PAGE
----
The projections from the various data sets studied suggest that Roadster batteries will be
    at 80% to 85% capacity after 100,000 miles, on average. Stated another way, the study
    shows an average loss of about 3.7 ideal miles of range (1.6%) per 10,000 miles driven.
    As there is considerable variation among vehicles with similar mileage, an individual
    owner’s experience may vary significantly from the average.

    The survey found no significant correlation between climate and battery pack longevity.
    Individual experience may vary. The survey data for high-mileage vehicles is sparse with
    little variation in climate among those vehicles, so it’s possible an effect from climate
    will emerge as more data is collected.

    The survey found no significant correlation between vehicle age and battery pack
    longevity, although the study has no data on the first year of use, nor use beyond 4.5
    years.

    The full paper with more detail is here:

    Plug In America Roadster Battery Study Results Paper

    For an overview of the data showing survey participants by geographical area visit this page: Survey Results page.

    The Vehicles List page shows an abbreviated table of the survey data, sortable by various criteria, which provides an easy way to examine some of the most interesting information collected.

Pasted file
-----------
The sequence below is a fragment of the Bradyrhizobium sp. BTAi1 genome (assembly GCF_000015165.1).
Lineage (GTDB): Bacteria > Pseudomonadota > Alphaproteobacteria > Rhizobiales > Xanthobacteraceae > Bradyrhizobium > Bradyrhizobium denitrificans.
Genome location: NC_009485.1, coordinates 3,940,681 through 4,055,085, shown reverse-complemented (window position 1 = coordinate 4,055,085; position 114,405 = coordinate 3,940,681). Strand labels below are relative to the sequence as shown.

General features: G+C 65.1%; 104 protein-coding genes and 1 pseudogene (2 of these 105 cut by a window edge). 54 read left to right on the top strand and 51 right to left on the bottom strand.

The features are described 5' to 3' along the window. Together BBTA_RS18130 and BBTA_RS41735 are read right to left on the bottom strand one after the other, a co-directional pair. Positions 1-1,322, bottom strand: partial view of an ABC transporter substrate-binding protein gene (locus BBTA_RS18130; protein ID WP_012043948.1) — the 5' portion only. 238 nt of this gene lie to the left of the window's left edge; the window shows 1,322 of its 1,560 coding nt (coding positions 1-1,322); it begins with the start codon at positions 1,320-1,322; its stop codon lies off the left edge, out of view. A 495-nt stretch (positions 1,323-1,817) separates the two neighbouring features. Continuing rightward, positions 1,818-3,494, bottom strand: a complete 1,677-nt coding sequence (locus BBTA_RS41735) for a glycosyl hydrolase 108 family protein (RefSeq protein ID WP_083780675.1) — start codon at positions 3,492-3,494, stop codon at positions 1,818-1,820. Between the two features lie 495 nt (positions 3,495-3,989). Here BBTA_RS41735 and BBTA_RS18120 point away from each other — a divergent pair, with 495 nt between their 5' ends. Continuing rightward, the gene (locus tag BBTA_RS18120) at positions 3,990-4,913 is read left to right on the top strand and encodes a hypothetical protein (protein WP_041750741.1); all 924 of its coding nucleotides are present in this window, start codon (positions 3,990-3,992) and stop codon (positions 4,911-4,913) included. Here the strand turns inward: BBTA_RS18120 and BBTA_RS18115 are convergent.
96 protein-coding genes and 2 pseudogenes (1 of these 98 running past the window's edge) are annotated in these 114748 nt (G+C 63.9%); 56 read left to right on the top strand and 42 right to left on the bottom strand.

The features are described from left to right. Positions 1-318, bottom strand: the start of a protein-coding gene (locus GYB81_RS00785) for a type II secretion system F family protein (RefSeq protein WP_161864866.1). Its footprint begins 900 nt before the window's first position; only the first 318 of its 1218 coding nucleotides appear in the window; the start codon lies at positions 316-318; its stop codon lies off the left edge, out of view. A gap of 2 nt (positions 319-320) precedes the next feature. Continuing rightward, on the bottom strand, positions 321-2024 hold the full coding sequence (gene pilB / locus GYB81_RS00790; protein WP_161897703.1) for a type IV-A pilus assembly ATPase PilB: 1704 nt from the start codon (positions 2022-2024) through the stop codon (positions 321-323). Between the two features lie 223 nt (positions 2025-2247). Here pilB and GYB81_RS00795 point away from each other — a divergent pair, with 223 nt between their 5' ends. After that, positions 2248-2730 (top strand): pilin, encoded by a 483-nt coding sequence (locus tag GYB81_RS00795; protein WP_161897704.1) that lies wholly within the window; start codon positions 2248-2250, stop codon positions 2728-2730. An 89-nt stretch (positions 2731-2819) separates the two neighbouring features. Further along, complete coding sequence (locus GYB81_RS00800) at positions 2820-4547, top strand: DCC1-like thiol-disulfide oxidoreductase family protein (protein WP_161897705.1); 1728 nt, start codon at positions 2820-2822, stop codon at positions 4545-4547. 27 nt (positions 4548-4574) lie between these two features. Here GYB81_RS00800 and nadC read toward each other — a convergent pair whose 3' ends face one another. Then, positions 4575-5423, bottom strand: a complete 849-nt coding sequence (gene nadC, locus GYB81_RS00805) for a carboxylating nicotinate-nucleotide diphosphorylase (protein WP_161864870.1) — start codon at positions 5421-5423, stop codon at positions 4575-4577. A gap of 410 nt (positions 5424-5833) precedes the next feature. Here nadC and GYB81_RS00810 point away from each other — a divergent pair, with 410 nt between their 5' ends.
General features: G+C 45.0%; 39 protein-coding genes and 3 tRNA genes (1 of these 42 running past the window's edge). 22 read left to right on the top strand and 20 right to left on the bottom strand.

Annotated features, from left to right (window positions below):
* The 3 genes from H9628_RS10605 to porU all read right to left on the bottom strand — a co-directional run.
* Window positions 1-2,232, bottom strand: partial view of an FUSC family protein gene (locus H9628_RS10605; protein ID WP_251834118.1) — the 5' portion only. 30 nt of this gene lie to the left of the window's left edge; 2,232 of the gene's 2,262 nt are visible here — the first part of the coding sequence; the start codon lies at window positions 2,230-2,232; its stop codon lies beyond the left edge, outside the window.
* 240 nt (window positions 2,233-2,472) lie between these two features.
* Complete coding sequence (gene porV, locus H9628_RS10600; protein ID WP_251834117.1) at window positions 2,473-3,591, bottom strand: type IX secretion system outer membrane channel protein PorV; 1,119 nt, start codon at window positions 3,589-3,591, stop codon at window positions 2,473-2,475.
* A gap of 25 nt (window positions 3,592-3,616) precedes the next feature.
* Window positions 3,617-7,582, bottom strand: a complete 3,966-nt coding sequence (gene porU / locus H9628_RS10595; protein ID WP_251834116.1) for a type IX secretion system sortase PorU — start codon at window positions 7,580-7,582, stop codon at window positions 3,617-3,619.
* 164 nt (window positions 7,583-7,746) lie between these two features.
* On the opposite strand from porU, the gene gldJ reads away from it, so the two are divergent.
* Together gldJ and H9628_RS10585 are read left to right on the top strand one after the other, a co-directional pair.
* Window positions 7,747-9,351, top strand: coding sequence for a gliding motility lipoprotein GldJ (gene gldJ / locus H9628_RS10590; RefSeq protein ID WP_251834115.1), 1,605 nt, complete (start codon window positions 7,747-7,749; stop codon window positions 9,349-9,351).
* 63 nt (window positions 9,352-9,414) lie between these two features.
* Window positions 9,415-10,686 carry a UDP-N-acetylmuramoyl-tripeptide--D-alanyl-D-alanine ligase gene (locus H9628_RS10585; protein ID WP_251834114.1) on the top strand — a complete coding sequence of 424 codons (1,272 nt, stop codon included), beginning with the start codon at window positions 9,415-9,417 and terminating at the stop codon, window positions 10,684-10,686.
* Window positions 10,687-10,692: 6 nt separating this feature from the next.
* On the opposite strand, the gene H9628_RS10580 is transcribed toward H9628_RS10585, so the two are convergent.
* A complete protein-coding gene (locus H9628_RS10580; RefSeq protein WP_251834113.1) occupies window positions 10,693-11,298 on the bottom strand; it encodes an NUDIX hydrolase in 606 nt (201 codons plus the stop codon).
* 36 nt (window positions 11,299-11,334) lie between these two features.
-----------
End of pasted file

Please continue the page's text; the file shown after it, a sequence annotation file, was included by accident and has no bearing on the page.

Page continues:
The full survey data is available for download in tab-delimited test and JSON formats, see the Results page for the links.
     
  2. Jackyche

    Jackyche Member

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    I tried to fill it out but it said my odometer value is not a valid number.
     
  3. hcsharp

    hcsharp Active Member

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  4. strider

    strider Active Member

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    Same question as hcsharp. Isn't Rich working on some of this data? Any way you could piggy-back on what he's doing. Though that reminds me, I need to go pull my logs again for Rich :redface:
     
  5. markwj

    markwj Moderator, Asia Pacific

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    Many thanks to Tom for doing this. The roadsters have a lot of good data for the EV community, and it will be interesting to see the results.
     
  6. tomsax

    tomsax Member

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    Yes, definitely. I worked with Rich to add features to my log parser to get him the data he wants. I do encourage everyone to participate in his effort as well.

    The Plug In America survey is simpler in the data it collects and doesn't require capturing and emailing giant log files or running wacky command-line programs. Rich's survey can potentially look at a much more detailed data set, but can't get some things like ideal miles. I want to figure out how battery packs, etc., are performing across as many owners as possible, with some basic info to shed light on any patterns (like climate and general driving habits). Rich wants to look at similar issues, but from data in the log files.